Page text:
I come and go during prep, so it doesn’t become weird and posed. In my wanderings, I documented some of the features of the hotel, including rooftop views that show the stormy and moody weather that we had that afternoon. The ceremony was going to take place on the rooftop, which would have been awesome. Though with anything wedding, both the couples and photographers must go with the flow adapt quickly, as certain things like weather are out of our control. The hotel quickly provided a conference room overlooking the pool as a weather contingency plan.
The reception room neighbored the rooftop and had a great view of Downtown Savannah and the Savannah River. The bar and catering were in-house, and dinner was delicious! Cake by Wicked Cakes.
It was a great day with Megan and Danielle, and here’s to a great future! Thanks to the couple and The Alida for hosting us for the magical Savannah LGBT wedding at the kickoff of pride month!
Choosing between studio or outdoor headshots-
Most professional headshots I do are for business and professional use. People applying for new jobs, starting new businesses, new careers, and needing flattering representation of themselves to help propel them into their next journey. Or else, their look changes and they want to keep their headshot current and relevant, which is also a good and responsible idea. Some clients are in need of a corporate style headshot, which is usually done in studio. Others are in a more creative or freelance field and may prefer an outdoor, ambient vibe to their headshots. I will share some thoughts that may help you decide between studio or outdoor headshots. If you can’t decide, there’s always chocolate vanilla swirl if you can’t pick a flavor. 🙂
That was an example of a studio headshot. It’s hard to go wrong either way. A professional headshot shows effort and commitment. A cell phone snap doesn’t show the same level of seriousness. This lady works for an investment firm, so the vibe is best left corporate, with no distracting backgrounds or excessive jewelry. Also, depending on the time of year, the studio being climate controlled helps avoid sweat or looking like the abominable snowman in cold weather. The next example, a studio headshot would have worked for this young realtor. However, he preferred the more casual vibe of an outdoor setting that may appeal to younger home buyers, and making it a casual and fun experience. I think it worked perfectly for his goals.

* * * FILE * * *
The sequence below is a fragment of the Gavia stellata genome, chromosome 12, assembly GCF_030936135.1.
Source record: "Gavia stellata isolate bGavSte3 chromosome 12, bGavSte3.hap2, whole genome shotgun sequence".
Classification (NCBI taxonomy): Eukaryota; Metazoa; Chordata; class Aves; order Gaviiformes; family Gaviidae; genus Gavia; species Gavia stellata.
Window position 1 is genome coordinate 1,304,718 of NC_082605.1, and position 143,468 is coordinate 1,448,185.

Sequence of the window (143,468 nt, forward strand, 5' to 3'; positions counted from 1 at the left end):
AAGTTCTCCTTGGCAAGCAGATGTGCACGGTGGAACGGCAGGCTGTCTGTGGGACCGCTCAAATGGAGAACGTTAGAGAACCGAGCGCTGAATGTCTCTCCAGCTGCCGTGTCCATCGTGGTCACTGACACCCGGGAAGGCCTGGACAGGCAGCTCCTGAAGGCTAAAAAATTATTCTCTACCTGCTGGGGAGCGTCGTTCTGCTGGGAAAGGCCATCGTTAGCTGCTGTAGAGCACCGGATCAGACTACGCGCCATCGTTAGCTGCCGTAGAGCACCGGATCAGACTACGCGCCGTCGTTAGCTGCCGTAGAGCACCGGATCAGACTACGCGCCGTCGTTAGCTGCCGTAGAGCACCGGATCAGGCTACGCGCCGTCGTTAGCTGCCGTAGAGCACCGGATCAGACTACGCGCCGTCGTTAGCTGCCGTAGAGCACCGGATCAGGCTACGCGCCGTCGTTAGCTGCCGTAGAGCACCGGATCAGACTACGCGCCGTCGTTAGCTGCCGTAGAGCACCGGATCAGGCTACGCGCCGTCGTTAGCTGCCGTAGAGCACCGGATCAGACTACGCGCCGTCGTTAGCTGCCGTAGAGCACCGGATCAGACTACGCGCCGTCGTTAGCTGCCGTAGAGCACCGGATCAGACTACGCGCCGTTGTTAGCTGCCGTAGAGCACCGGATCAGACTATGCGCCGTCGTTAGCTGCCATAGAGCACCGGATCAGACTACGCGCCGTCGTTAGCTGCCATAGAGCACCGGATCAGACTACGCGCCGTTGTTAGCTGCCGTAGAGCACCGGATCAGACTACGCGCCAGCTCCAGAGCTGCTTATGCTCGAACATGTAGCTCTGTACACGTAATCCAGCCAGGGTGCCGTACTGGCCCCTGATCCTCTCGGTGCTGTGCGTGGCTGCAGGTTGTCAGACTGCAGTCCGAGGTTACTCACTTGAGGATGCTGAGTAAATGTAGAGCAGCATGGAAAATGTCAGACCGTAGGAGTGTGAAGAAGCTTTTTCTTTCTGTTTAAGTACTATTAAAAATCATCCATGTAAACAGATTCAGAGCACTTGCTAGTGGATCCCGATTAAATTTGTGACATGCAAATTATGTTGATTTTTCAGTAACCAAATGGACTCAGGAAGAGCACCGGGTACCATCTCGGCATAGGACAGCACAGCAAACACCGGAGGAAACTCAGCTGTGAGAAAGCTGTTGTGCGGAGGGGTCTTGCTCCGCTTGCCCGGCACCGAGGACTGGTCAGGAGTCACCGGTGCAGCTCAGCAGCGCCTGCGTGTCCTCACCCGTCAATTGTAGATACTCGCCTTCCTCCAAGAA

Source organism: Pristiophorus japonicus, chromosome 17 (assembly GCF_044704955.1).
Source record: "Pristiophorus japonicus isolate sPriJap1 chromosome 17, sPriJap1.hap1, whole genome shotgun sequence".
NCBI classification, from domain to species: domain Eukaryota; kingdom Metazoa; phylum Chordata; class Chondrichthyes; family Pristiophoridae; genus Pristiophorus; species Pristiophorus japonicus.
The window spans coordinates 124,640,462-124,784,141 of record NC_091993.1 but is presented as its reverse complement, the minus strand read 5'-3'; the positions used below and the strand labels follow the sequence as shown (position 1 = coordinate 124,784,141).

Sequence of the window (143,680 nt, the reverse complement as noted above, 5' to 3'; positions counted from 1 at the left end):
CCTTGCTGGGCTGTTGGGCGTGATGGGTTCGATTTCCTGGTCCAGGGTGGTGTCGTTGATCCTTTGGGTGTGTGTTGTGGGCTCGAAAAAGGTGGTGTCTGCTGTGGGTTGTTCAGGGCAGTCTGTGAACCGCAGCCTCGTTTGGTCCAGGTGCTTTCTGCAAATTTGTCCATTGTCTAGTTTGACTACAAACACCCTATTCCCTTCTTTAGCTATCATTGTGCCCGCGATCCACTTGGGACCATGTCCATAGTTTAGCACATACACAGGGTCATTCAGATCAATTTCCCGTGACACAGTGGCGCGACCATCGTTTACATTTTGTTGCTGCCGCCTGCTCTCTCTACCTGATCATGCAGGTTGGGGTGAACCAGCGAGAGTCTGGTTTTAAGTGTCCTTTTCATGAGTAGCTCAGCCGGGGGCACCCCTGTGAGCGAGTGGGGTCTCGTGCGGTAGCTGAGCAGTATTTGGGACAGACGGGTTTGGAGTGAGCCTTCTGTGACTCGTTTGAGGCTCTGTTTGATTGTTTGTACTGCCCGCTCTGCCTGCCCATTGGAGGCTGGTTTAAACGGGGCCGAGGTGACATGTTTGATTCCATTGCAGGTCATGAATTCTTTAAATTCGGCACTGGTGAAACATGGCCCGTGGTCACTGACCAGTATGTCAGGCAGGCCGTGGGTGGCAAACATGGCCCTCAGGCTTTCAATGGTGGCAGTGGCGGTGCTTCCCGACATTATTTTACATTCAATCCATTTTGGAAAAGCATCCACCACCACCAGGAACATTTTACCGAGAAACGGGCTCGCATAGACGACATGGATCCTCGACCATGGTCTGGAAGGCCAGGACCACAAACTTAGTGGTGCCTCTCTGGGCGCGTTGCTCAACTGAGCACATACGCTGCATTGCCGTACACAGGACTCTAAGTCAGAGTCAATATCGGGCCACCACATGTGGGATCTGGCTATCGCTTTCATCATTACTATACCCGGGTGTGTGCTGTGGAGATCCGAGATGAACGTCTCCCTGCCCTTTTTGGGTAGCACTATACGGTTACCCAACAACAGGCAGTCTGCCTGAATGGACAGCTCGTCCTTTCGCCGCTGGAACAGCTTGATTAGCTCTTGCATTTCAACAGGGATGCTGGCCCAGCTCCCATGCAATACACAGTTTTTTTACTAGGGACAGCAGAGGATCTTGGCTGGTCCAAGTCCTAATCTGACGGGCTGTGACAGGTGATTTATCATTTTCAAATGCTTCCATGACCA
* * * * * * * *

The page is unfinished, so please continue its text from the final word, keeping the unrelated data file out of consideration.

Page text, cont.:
I remember him asking where the best outdoor location would be. He said he would be in West Nashville that day, so I randomly suggested Richland Park. In short, it makes NO DIFFERENCE where we do it. We’re talking a headshot that ideally is from the sternum up. If an outdoor headshot is desired, an outdoor vibe without a ton of background distractions is close to where we are. In my opinion, if you can identify buildings in the background, it defeats the purpose of a headshot, which is supposed to showcase the face of the subject. For portrait work, I can better understand location importance. I’m not all googly over shallow depth of field, as a general rule, but it helped accomplish the goal here. He got his outdoor headshot without tons of background distractions. K.I.S.S. (we all know what that means)